Remember Ford Motor’s Nick Scheele-David Thursfield Rivalry? Nobody Else … – Forbes
The death of former Ford Motor company President Nick Scheele is a reminder of how Ford used to work, as executive competitions overshadowed the business of making cars and trucks.
Scheele was president of Ford from late 2001 until early 2005. The U.K.-born Scheele was elevated to the post when Chairman Bill Ford deposed Chief Executive Officer Jacques Nasser and took the CEO post himself.
While Scheele held the president’s job, another executive was engaged in a rivalry with him: David Thursfield. Despite their similar ages (Scheele was born in 1944, Thursfield in 1945), the two presented contrasting images. Scheele was “affable” (a favorite description in news stories) while Thursfield was described last year by the U.K. Daily Mail as a “cigar chomping” former Ford executive. During his tenure at Ford, Thursfield was known for cutting costs. Scheele walked slowly. Thursfield exuded confidence in himself.
At the time Scheele held the No. 2 executive post, Thursfield was promoted to head Ford’s international operations and was its purchasing chief. He was seen as a rising star at Ford. Scheele, in 2003, sent out an email urging executives to ignore rumors that he was engaged in a feud with Thursfield. News of the email was reported shortly after it went out.
You generally don’t send out that kind of email unless you have to. In this case, Ford had to. The Dearborn, Mich.-based automaker generated executive drama. Ford watchers kept an eye whether Scheele would hold onto his job or whether Thursfield would take it from him. Meanwhile, Ford relied on record sales of F-Series pickups and profits from its Ford Motor Credit consumer-financing arm while its lineup of cars atrophied.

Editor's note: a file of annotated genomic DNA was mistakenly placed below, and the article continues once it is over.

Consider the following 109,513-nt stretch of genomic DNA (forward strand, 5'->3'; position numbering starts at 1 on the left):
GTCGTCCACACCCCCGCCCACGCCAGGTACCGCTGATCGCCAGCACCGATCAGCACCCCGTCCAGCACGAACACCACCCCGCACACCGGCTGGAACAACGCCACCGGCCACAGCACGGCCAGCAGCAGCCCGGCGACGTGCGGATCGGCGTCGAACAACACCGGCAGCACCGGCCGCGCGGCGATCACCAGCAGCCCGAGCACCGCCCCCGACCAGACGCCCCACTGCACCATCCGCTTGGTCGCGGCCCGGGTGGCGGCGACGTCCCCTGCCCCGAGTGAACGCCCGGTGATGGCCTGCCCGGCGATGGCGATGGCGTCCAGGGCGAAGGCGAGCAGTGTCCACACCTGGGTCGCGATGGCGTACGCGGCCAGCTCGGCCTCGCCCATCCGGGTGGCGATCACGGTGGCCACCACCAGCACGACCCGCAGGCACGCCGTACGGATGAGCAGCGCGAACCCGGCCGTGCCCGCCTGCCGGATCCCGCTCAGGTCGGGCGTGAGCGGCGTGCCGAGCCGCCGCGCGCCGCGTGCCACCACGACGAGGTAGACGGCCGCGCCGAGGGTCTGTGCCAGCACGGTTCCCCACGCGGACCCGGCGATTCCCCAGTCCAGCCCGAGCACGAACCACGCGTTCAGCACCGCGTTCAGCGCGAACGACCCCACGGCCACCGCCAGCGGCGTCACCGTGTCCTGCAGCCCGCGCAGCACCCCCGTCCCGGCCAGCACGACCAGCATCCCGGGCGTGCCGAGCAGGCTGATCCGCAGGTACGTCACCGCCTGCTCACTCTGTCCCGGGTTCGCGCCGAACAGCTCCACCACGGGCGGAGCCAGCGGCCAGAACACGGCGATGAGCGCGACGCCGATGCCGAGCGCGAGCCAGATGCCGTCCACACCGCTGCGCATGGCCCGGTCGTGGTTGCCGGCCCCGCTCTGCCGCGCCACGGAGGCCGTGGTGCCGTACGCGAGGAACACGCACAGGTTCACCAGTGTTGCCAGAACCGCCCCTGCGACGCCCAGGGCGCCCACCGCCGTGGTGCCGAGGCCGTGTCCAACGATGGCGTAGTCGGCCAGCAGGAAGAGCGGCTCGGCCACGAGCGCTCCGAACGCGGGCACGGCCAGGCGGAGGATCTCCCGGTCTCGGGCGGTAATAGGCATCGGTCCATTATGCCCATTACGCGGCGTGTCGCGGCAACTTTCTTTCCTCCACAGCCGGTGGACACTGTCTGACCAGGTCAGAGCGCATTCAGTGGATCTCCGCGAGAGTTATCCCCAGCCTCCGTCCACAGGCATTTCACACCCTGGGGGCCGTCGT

By 2004, the rivalry came out in Scheele’s favor. A Scheele man, Jim Padilla, the company’s head of North American operations, succeeded him as chief operating officer while Thursfield retired from the automaker.
However, the victory wasn’t lasting. Ford’s long-term problems festered. Padilla fell out of favor and retired in 2006. The automaker’s financial condition worsened, forcing it to hire Alan Mulally in September 2006, with Bill Ford yielding the CEO title. During the 2001-2006 period, there was a lot of sizzle, but — with the benefit of hindsight — not much steak. It wasn’t until the 2006-2014 Mulally era that the long-term issues were really addressed. European luxury brands were sold off to concentrate on the namesake Ford brand, plants were shut and the Mercury brand ended.
At the time, the Scheele-Thursfield drama seemed genuinely important. With Scheele’s passing, it comes across as more of an asterisk. Neither man is likely to get a huge mention in future histories of Ford. Still, it is the kind of affair where Ford used to waste a lot energy. The question for Ford is whether the post-Mulally Ford can avoid those kinds of episodes.